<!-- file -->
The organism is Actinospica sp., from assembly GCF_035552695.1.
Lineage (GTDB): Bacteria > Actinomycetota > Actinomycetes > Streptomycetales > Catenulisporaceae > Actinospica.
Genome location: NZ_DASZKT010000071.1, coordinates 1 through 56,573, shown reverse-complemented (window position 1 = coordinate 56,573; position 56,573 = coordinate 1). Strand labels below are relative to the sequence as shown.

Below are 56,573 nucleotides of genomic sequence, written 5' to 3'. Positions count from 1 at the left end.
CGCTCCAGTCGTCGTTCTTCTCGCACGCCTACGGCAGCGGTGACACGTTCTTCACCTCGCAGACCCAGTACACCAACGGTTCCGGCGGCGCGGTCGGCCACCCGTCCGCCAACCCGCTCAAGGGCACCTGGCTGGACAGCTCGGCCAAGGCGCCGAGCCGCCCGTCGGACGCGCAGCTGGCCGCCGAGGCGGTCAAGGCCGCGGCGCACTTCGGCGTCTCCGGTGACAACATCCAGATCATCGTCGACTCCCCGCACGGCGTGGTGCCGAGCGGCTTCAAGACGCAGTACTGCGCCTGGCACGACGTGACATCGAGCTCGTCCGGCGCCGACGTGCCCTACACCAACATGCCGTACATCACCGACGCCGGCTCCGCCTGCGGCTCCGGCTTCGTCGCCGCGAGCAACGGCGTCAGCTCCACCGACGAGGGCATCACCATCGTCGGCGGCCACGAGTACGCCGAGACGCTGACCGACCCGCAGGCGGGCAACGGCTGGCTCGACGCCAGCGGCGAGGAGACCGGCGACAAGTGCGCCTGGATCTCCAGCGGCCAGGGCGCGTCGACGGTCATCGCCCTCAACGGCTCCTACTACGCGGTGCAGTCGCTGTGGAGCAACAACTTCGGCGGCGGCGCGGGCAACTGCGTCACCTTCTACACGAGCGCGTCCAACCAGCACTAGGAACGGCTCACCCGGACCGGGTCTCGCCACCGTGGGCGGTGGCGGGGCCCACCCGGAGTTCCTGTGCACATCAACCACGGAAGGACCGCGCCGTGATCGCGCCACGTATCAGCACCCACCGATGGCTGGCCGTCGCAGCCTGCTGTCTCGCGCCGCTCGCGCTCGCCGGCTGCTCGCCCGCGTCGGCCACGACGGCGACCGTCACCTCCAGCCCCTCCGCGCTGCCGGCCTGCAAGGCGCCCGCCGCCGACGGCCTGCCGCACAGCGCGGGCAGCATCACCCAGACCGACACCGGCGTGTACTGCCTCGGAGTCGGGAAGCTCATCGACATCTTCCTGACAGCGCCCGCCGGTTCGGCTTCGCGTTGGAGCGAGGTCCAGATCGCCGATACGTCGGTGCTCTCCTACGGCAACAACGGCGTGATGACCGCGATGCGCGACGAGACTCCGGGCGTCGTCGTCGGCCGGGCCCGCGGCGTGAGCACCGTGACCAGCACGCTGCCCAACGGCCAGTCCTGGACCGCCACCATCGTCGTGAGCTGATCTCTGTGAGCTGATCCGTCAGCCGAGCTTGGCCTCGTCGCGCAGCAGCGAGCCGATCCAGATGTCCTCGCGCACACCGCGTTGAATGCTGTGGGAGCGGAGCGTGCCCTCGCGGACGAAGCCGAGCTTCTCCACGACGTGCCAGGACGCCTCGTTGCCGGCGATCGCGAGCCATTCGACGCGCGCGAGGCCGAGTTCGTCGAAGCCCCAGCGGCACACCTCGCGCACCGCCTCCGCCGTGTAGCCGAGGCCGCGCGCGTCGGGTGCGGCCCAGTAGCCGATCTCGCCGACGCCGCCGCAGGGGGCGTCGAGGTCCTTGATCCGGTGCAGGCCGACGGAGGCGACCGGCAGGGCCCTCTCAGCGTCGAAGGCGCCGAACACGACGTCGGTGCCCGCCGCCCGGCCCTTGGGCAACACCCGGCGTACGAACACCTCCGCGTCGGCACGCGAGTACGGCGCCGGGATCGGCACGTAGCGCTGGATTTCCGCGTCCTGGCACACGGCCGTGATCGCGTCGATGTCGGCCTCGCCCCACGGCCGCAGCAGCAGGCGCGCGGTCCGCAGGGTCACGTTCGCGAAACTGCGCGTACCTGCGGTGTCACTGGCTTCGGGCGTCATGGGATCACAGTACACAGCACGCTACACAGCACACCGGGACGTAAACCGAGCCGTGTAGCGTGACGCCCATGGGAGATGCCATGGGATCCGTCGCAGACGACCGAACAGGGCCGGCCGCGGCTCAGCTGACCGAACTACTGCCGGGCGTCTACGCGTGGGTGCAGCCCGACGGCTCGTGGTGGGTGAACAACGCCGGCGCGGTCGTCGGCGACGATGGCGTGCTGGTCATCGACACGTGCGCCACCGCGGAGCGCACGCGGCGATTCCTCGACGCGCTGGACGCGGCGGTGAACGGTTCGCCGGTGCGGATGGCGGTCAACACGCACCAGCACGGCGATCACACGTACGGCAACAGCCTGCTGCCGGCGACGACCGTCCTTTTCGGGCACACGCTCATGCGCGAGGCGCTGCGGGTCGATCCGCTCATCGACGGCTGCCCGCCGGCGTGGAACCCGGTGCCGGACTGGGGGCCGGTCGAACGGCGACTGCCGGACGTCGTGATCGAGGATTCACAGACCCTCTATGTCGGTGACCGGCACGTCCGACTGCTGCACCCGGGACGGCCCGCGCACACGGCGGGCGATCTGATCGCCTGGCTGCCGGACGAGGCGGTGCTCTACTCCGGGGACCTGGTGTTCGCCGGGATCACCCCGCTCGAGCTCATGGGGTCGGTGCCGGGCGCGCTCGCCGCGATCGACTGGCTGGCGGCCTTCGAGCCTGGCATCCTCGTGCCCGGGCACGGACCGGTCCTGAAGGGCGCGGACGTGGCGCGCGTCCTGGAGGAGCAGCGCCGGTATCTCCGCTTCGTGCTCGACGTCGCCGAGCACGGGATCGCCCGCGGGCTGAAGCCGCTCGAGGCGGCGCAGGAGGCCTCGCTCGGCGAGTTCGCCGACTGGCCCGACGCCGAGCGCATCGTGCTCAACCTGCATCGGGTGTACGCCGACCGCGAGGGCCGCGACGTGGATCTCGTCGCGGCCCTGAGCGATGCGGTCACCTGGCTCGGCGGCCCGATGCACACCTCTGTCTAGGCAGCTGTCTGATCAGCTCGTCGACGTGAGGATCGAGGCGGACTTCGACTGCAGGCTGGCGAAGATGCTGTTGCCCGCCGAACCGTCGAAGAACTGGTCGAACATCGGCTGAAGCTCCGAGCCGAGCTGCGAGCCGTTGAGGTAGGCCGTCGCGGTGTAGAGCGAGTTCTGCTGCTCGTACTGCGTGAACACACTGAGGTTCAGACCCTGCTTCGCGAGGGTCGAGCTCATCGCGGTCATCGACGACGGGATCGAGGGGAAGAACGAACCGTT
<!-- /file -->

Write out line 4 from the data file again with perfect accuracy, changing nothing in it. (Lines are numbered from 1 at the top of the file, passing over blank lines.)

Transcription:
Below are 56,573 nucleotides of genomic sequence, written 5' to 3'. Positions count from 1 at the left end.